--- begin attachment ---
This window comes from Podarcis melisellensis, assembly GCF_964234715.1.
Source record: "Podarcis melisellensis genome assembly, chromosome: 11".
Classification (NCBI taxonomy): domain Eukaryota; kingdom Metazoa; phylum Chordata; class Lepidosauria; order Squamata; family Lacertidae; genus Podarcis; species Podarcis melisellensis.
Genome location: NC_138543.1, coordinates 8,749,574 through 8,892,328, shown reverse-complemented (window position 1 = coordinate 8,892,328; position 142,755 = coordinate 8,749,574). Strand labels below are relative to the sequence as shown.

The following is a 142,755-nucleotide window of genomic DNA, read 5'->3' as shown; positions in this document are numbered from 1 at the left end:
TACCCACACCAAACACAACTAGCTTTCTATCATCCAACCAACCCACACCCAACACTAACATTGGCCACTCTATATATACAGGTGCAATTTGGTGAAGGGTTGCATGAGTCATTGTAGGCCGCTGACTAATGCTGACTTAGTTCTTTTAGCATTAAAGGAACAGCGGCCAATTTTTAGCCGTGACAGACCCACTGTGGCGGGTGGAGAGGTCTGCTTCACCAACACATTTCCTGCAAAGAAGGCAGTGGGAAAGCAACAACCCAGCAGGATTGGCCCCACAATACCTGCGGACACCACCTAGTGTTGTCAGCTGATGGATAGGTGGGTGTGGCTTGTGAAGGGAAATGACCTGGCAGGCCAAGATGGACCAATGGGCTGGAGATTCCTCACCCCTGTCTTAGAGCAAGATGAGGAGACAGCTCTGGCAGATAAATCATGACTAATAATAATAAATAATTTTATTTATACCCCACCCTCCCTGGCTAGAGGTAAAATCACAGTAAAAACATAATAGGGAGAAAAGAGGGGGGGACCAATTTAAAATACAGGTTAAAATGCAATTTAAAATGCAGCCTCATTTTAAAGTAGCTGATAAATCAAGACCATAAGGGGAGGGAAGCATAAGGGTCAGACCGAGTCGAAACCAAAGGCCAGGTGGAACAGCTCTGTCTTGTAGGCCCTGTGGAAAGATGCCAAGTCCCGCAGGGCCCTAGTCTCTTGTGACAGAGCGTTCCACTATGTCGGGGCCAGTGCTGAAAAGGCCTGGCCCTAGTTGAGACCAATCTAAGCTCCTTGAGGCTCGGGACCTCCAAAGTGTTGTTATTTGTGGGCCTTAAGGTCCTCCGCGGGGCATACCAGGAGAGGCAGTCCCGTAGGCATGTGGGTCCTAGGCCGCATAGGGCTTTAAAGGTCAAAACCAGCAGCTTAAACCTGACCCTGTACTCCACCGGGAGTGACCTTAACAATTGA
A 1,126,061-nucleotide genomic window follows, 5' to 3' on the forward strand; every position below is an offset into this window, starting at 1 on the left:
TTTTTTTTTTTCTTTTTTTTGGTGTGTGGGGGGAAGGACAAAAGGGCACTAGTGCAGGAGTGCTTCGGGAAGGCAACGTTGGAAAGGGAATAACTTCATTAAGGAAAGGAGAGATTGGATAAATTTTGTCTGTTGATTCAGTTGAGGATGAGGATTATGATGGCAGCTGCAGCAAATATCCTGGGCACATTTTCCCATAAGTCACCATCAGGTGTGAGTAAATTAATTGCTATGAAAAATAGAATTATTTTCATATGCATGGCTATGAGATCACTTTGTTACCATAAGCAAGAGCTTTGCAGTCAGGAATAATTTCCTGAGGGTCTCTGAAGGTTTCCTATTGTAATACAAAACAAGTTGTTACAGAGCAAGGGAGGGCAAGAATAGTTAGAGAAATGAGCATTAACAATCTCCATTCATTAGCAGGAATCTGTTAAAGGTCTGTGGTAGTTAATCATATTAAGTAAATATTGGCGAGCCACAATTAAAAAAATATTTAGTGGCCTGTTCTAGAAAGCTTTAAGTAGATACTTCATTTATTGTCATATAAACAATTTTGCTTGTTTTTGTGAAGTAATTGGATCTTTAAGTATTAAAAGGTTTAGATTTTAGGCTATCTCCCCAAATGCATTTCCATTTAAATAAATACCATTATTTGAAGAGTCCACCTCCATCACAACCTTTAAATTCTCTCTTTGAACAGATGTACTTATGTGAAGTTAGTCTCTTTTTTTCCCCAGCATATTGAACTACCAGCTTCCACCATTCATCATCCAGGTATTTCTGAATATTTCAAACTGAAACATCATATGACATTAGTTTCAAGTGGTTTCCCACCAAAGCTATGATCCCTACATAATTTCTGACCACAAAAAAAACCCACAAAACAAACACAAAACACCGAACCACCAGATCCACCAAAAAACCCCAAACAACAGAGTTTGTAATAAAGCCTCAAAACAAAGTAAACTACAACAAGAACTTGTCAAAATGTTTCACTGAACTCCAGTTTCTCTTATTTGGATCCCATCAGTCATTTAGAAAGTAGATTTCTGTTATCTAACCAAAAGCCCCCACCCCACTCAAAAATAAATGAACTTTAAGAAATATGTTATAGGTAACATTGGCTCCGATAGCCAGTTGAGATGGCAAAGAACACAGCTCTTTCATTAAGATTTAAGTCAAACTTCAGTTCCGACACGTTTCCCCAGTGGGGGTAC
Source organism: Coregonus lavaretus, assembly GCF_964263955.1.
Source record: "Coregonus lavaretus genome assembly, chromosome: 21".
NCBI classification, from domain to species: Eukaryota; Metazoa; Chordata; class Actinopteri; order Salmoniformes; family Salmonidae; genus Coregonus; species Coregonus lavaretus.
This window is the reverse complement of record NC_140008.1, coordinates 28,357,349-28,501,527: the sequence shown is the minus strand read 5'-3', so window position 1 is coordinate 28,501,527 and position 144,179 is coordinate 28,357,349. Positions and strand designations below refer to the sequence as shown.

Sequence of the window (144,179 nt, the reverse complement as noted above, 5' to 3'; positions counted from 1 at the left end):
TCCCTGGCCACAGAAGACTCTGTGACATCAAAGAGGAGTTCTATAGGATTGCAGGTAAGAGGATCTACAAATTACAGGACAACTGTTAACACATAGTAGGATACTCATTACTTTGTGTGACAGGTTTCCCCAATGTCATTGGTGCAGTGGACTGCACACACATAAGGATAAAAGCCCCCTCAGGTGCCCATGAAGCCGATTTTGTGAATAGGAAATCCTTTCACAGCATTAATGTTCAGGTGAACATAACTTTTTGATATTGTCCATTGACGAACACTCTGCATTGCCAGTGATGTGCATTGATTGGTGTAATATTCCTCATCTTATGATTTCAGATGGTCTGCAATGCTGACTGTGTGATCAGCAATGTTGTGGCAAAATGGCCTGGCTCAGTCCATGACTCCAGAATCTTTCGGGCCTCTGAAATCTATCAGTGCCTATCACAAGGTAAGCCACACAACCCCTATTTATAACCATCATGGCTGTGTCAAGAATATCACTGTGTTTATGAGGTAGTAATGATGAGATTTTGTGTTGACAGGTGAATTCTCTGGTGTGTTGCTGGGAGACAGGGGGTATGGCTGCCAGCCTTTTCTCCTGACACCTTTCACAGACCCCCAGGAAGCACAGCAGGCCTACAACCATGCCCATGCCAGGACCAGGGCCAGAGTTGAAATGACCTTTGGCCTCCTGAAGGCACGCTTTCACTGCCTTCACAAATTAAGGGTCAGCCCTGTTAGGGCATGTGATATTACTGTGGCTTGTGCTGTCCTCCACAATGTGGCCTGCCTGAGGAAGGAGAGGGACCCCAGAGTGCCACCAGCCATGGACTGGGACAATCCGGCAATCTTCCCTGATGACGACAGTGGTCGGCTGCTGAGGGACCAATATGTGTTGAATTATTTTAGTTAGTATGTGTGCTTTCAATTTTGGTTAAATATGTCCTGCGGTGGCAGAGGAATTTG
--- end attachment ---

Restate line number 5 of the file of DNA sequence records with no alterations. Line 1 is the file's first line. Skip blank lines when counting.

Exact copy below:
The following is a 142,755-nucleotide window of genomic DNA, read 5'->3' as shown; positions in this document are numbered from 1 at the left end: